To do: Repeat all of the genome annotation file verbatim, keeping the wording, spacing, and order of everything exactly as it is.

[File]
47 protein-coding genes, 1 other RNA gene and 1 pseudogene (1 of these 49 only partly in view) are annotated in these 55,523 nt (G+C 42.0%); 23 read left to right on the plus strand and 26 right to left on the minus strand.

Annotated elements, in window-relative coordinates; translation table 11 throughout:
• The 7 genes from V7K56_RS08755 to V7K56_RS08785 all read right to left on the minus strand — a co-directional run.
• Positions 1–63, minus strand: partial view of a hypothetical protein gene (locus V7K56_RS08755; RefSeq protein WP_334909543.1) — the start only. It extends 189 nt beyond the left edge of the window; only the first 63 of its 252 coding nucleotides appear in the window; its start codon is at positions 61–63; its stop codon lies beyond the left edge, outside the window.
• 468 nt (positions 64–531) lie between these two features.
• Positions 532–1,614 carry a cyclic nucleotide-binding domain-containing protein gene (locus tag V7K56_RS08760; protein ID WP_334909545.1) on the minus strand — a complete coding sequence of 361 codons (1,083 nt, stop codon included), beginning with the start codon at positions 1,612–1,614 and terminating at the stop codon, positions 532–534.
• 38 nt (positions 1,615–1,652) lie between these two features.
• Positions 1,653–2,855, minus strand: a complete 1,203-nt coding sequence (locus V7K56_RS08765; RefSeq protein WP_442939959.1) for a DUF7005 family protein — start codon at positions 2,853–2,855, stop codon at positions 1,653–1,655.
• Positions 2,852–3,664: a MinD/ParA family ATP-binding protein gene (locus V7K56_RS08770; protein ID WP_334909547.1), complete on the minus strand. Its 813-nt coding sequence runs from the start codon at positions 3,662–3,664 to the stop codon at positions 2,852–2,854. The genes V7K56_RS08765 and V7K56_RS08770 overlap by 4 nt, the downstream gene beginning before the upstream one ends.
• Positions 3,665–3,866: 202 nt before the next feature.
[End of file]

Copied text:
47 protein-coding genes, 1 other RNA gene and 1 pseudogene (1 of these 49 only partly in view) are annotated in these 55,523 nt (G+C 42.0%); 23 read left to right on the plus strand and 26 right to left on the minus strand.

Annotated elements, in window-relative coordinates; translation table 11 throughout:
• The 7 genes from V7K56_RS08755 to V7K56_RS08785 all read right to left on the minus strand — a co-directional run.
• Positions 1–63, minus strand: partial view of a hypothetical protein gene (locus V7K56_RS08755; RefSeq protein WP_334909543.1) — the start only. It extends 189 nt beyond the left edge of the window; only the first 63 of its 252 coding nucleotides appear in the window; its start codon is at positions 61–63; its stop codon lies beyond the left edge, outside the window.
• 468 nt (positions 64–531) lie between these two features.
• Positions 532–1,614 carry a cyclic nucleotide-binding domain-containing protein gene (locus tag V7K56_RS08760; protein ID WP_334909545.1) on the minus strand — a complete coding sequence of 361 codons (1,083 nt, stop codon included), beginning with the start codon at positions 1,612–1,614 and terminating at the stop codon, positions 532–534.
• 38 nt (positions 1,615–1,652) lie between these two features.
• Positions 1,653–2,855, minus strand: a complete 1,203-nt coding sequence (locus V7K56_RS08765; RefSeq protein WP_442939959.1) for a DUF7005 family protein — start codon at positions 2,853–2,855, stop codon at positions 1,653–1,655.
• Positions 2,852–3,664: a MinD/ParA family ATP-binding protein gene (locus V7K56_RS08770; protein ID WP_334909547.1), complete on the minus strand. Its 813-nt coding sequence runs from the start codon at positions 3,662–3,664 to the stop codon at positions 2,852–2,854. The genes V7K56_RS08765 and V7K56_RS08770 overlap by 4 nt, the downstream gene beginning before the upstream one ends.
• Positions 3,665–3,866: 202 nt before the next feature.